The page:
Remember Kony 2012?
Since my husband is Ugandan, I took a special interest and contacted some of my Ugandan friends to see what they thought. I remember being a little surprised at what I discovered: Anger and annoyance at “Whites” feeling like they can come in and “save Africa” with a few posters and t-shirts, suspicion about where the money was really going, and was it sustainable, and general scoffing at the misinformation about Kony, who had not actually set foot in Uganda in years, and whose activities were decidedly not the priority of mainstream Ugandans.
My travels and conversations in Uganda have definitely influenced the way I view giving today. When it comes to global giving– are our gifts actually doing more harm than good? Are we really researching where our money goes and how it is used? Is our giving perpetuating stereotypes rather than providing accurate and productive information? (A good place to start might be A White Man’s Burden, as well as these articles at the Atlantic and NYT about Kony 2012). I am not at all perfect with this, but these are good questions to think about.
But what about personal giving? As the holidays approach every year, I mentally and physically brace myself for the onslaught of signs, sales, flyers, deals and other commercial media all designed to get me to buy as much as possible and feel guilty if I don’t–all for the innocent premise of gift giving.
If I really loved my husband, I would get him an alarm clock that runs away if he tries to snooze in, or an iPad mini (“The Perfect Gift”) to accompany his regular-sized iPad. If I really loved my sister, I would buy her a flock of ducks or maybe a goat. And if I really loved my daughter, I would give her THIS (A 40% off “Top Deal” at Amazon!)– plus boatloads of Caldecott Award books, and really expensive sustainable green toys.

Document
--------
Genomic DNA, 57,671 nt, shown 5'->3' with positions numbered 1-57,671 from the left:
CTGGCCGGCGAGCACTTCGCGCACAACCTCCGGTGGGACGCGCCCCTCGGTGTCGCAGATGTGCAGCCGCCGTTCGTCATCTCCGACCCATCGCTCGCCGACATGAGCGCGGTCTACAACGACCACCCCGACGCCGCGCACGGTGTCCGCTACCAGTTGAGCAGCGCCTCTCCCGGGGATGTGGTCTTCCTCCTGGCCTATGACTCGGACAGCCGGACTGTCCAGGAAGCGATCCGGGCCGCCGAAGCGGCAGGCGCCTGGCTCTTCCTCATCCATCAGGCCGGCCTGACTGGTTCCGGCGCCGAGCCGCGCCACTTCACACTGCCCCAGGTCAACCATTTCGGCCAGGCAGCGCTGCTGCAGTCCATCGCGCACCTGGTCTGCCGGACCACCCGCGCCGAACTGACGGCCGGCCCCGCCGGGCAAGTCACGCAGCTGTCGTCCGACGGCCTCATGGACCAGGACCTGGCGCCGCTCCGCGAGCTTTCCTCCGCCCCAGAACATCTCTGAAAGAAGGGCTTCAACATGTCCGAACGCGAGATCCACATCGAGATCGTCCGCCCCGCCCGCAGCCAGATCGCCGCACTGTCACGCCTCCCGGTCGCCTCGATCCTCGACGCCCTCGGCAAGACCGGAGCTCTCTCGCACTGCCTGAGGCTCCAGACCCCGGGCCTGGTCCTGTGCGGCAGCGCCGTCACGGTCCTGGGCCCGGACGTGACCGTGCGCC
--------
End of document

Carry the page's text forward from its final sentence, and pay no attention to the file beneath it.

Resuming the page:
After making my Christmas shopping list I attempted to search online for some ideas. After about 20 minutes my brain felt like mush from an overload of options and exclamation points.
Don’t get me wrong, giving can be very gratifying, and, when done right, can really do some good. But what is giving supposed to be about anyway? I’m not sure there is one answer to this, but I’d like to think it has something to do with communication. Does our giving communicate love, understanding, thoughtfulness? Does it communicate something personal, something meaningful? What does it communicate the opposite?
Because that’s the thing. Because what we give is viewed as an extension of ourselves, there is so much emotion involved with it–it’s how advertiser’s suck us in. There’s really nothing wrong with buying the next iPad, clock or oversized stuffed giraffe–but there may be something wrong depending on the way we feel about it– do we feel manipulated, guilty, impulsive and/or completely overwhelmed? I know there have been many holidays where, after hurriedly wrapping all my presents Christmas Eve, and then hurriedly tearing open presents the next morning, I feel like I have somehow missed the actual point of it all–and that all this gift giving really has somehow harmed more than helped. I wonder if any of you feel the same.
This month at Connect Shore, we will be exploring what gifts and giving mean to us–during the holidays and beyond. Is it even possible to avoid feeling stressed and overwhelmed by our gift lists? How can we make giving more gratifying?? We’ll be talking about our own family gift giving traditions, and some of the ways we would like to be more thoughtful about giving this year. We’ll even include some gift giving ideas ourselves As always, we welcome your thoughts and feedback.